Excellent and groundbreaking novel, constantly in print since first in 1959. Three sections: postapocalyptic North America, 26th century, after the "simplification," and deep in a dark age; 600 years later, when "memorabilia" faithfully preserved in an isolated monastery becomes the seed for the resurrection of lost information and technology; and 600 years after that, when... Well, ya just gotta read it!
A Canticle for Leibowitz is a cautionary tale set in a post apocalyptic America which emphasizes the adage that those who fail to learn history are doomed to repeat it. This book is actually three separate stories but all very much related and important for understanding the message of the book. The first story is probably the most popular and interesting of the three, which relates the tale of a monk in the New Mexico desert many years after a nuclear war has happened and the great lengths his order goes through to preserve knowledge. The second story takes place years later but relates to the things that the monks had done. The third story takes place perhaps a century or more later and is probably the most important part of the book and also somewhat less interesting and hard to follow, but once you understand what the third part is about, it brings the story full circle and delivers the final message that the author is trying to express. Shocking and poignant, A Canticle for Leibowitz is a true classic science fiction novel that should be read by pretty much everyone interested in the genre. 5/5 Stars.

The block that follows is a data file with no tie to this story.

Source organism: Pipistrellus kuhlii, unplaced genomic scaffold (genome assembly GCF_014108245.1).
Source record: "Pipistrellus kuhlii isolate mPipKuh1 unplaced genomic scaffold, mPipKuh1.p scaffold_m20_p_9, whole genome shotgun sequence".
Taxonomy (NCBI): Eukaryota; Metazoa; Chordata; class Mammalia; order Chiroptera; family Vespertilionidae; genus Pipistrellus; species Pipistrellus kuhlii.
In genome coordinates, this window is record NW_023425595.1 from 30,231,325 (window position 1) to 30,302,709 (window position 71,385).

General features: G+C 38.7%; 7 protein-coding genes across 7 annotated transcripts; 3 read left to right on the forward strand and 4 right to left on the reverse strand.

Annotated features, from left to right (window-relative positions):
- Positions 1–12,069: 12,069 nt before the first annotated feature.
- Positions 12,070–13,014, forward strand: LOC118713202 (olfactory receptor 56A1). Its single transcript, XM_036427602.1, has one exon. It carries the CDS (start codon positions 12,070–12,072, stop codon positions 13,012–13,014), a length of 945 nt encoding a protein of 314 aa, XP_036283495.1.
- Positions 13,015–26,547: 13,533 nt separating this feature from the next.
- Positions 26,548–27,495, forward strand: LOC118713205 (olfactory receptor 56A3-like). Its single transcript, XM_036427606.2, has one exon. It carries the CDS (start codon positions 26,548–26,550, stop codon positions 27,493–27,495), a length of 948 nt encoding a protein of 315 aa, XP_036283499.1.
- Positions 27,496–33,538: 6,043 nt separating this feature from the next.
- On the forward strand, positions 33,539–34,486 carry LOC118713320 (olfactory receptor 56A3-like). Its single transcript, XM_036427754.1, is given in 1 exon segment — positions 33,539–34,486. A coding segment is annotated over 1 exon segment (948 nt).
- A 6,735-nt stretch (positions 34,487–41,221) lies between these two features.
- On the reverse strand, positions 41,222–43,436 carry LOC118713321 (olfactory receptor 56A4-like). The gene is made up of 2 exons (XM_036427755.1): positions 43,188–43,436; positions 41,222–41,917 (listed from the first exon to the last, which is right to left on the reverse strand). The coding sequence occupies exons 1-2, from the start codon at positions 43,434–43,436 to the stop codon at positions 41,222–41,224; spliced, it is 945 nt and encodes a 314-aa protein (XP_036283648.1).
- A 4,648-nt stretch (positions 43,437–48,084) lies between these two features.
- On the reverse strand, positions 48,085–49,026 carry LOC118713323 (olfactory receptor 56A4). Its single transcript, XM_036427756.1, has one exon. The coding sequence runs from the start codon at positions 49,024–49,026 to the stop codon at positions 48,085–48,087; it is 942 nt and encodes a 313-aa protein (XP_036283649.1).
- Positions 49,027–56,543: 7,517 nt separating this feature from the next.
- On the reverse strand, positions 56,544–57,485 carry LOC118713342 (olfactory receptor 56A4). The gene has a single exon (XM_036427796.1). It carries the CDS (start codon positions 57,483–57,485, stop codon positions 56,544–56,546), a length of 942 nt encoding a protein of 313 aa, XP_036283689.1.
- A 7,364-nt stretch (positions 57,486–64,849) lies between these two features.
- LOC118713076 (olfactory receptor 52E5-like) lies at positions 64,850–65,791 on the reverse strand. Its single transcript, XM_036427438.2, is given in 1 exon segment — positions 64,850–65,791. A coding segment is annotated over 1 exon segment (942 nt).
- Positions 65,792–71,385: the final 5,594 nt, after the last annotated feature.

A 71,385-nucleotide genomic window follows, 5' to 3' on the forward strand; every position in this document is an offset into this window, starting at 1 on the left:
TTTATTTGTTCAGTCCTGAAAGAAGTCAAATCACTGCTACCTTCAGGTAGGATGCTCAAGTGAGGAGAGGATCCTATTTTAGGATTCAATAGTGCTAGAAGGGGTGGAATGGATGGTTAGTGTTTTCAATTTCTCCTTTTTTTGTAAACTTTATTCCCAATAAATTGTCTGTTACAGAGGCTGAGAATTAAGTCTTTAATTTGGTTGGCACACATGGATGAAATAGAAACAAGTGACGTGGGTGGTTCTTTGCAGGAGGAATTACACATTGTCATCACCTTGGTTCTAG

I stumbled across this book in college and was blown away. Reading it again almost twenty years later, I found it hadn't lost any of its impact. I'm going to recommend it to my book club when my turn comes round again. The characters are real; their situation, though dated at points, is hauntingly affecting; their decisions, though not the ones I might have made in their place, ring true for them. The writing is sharp and lucid throughout. Sadly, I've learned that in the time between my two readings of this book, the author--who never wrote another novel after this--took his own life (a tragedy further compounded by the anti-suicide argument that takes up the last third of the book).
This is science fiction, but science fiction like 1984 or Brave New World. To break out of the (unfortunate but undeniable) science fiction ghetto, this book deserves to be filed under Classics.
Fascinating, futuristic novel depicting the rebirth of humanity and society after the earth's devastation. The Library Journal calls it "exciting, imaginative," and "unconditionally recommended."
It's considered a science fiction classic, and I'd agree that at least two thirds of this book is a pretty good story, concerning the preservation of knowledge in a post-apocalyptic world. It's inventive and interesting to read. But I found the last third to be verbose, convoluted, and self-important, and I couldn't bring myself to care one way or another about the end.